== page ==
I agree with the author that the tea party is unlikely to achieve meaningful reductions in government spending. I think the growth of government and government spending will increase until the debt reaches around 120% of GDP, which will be around 2020. At that time, the government will start to sell assets (the feds own like 85% of Arizona and Nevada, for example) at around $500 billion or so per year in controlled auctions. This is also the time that the military and interventionist foreign policy will start to be curtailed. The Navy will be maintained, to keep the oceans free for shipping and trade, but land interventions will decrease.

    Russia will likely break apart around 2030 and China will begin a Japan-like stagnation around this time as well. The Muslim Middle-east will be into its Iran-like demographic transition by this time, meaning that Islamic terrorism will have run its course by then.

    The upshot to all of this is that the U.S. will have no external enemies or perceived external enemies by the time the final default of the federal government occurs. I expect this to occur between 2030-2040 and will result in the end of the federal government as we know it today.

    The reason why I do not expect the tea party to do anything is because I do not believe there is a political solution to this problem.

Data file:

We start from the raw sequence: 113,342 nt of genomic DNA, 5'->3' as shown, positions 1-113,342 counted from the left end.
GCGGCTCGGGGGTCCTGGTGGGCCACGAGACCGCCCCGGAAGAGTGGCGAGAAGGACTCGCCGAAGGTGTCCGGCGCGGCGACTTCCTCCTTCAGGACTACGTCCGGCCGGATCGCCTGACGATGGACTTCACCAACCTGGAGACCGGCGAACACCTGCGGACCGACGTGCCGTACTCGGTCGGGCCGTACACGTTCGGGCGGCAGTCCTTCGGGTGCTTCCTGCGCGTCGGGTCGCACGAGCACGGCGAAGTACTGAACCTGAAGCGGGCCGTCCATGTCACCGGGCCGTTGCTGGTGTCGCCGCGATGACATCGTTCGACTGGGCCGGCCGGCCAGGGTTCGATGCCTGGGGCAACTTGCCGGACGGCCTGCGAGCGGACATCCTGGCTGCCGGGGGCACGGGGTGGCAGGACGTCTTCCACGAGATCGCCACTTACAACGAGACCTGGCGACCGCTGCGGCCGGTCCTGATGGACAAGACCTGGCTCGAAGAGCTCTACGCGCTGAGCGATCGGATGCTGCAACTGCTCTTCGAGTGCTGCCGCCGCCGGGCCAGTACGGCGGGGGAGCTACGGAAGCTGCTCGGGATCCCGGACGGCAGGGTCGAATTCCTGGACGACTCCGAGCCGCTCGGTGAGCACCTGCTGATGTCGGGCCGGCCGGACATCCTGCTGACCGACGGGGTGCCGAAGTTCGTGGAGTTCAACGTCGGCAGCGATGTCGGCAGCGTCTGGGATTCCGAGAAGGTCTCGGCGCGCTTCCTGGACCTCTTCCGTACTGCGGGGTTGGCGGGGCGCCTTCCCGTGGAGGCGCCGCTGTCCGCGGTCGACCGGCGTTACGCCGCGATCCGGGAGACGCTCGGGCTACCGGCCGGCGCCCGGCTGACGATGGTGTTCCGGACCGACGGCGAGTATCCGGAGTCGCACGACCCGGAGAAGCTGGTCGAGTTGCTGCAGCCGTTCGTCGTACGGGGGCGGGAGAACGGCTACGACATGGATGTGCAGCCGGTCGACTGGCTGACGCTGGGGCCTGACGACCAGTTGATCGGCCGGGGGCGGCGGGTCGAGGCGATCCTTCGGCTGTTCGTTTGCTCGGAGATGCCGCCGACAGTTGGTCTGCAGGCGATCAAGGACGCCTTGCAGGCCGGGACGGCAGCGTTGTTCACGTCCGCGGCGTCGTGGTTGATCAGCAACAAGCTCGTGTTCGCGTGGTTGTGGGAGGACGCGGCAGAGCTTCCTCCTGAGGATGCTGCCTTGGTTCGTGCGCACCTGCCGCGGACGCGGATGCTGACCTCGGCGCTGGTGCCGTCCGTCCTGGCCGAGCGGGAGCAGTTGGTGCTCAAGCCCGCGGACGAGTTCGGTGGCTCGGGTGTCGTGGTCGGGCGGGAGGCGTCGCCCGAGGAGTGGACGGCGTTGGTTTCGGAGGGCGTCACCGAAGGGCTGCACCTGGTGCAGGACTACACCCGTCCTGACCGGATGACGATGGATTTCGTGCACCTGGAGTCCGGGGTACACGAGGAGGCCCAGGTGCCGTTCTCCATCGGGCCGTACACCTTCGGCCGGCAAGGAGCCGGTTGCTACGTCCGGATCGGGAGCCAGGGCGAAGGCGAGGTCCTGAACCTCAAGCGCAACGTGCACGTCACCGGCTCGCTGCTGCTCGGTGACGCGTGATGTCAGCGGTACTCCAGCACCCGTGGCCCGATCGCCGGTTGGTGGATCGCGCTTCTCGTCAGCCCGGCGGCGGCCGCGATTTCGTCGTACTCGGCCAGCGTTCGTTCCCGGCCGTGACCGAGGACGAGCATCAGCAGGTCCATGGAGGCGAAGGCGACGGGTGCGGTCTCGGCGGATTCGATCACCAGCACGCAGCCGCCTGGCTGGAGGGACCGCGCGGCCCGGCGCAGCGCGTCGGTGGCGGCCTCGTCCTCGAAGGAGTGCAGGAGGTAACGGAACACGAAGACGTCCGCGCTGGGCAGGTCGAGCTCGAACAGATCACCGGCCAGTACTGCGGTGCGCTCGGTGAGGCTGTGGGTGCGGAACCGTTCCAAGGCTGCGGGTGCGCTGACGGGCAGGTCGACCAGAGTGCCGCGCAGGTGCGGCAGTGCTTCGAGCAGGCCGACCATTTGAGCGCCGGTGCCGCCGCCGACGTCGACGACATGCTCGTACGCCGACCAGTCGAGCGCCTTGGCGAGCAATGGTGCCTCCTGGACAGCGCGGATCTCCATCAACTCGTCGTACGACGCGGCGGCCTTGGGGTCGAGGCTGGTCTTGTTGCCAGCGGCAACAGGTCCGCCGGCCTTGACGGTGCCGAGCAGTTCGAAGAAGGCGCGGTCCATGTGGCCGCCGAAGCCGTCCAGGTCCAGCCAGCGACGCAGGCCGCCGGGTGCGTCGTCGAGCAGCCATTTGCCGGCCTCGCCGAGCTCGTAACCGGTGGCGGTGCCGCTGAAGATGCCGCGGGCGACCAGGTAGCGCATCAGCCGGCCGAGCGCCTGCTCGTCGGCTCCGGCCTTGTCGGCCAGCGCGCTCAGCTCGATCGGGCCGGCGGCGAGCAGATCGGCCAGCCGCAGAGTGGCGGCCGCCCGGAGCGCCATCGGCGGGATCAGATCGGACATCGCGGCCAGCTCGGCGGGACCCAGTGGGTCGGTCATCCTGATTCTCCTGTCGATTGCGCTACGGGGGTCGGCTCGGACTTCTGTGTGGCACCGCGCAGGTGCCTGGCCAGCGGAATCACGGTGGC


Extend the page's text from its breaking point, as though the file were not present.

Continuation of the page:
• Dregs · November 18, 2010 at 7:36 am

    The fact that earmarks are relatively immaterial from the perspective of balancing the budget does not mean that they aren’t important for another perspective, namely government corruption. When I read Boehner’s Op-Ed a week or so ago about banning earmarks as a budgetary protest measure, I thought that all the points he made were good ones, but they all related to corruption, not to balancing the budget. From that perspective, eliminating or reducing earmarks is important, and not merely as a symbolic gesture: federal politicians should not be buying off each other’s support with taxpayer cash. Maybe that’s naive or idealistic, but I do believe there would be strong support for fighting earmarks insofar as that would involve focusing on eliminating political corruption. It is true that in order to balance the budget and reduce the deficit (ha), military and entitlement cuts would be necessary. Nevertheless, Boehner’s campaign to end earmarks is a worthwhile one. But it relates to government corruption, not balancing the budget.

  • Polichinello · November 18, 2010 at 2:48 pm

    Good point, Dregs. Thx.

  • wisetrog · November 22, 2010 at 1:07 pm

    Heather takes a slam against Palin in the beginning and then reiterates all the policy positions that Palin has already championed. Talk about irony! For a blog which proclaims “reason” on its masthead, you do seem to be moved by more often by sub-rational impulses.